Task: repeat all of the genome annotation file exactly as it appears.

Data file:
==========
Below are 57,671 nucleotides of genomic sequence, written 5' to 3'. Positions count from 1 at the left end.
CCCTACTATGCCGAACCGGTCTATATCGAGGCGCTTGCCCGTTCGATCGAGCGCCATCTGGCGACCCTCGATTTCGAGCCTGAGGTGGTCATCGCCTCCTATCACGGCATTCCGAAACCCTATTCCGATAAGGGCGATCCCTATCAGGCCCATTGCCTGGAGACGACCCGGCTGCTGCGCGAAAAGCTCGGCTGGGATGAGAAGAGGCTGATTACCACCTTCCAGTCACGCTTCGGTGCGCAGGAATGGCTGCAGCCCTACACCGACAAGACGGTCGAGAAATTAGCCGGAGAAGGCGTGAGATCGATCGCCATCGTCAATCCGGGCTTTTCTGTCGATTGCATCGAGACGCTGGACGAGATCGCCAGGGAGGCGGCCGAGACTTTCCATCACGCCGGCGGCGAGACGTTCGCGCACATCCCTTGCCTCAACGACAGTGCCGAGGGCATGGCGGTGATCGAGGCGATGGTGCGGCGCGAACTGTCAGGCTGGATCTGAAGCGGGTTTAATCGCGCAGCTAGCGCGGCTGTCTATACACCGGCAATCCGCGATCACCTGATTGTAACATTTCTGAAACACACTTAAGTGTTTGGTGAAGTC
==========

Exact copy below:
Below are 57,671 nucleotides of genomic sequence, written 5' to 3'. Positions count from 1 at the left end.
CCCTACTATGCCGAACCGGTCTATATCGAGGCGCTTGCCCGTTCGATCGAGCGCCATCTGGCGACCCTCGATTTCGAGCCTGAGGTGGTCATCGCCTCCTATCACGGCATTCCGAAACCCTATTCCGATAAGGGCGATCCCTATCAGGCCCATTGCCTGGAGACGACCCGGCTGCTGCGCGAAAAGCTCGGCTGGGATGAGAAGAGGCTGATTACCACCTTCCAGTCACGCTTCGGTGCGCAGGAATGGCTGCAGCCCTACACCGACAAGACGGTCGAGAAATTAGCCGGAGAAGGCGTGAGATCGATCGCCATCGTCAATCCGGGCTTTTCTGTCGATTGCATCGAGACGCTGGACGAGATCGCCAGGGAGGCGGCCGAGACTTTCCATCACGCCGGCGGCGAGACGTTCGCGCACATCCCTTGCCTCAACGACAGTGCCGAGGGCATGGCGGTGATCGAGGCGATGGTGCGGCGCGAACTGTCAGGCTGGATCTGAAGCGGGTTTAATCGCGCAGCTAGCGCGGCTGTCTATACACCGGCAATCCGCGATCACCTGATTGTAACATTTCTGAAACACACTTAAGTGTTTGGTGAAGTC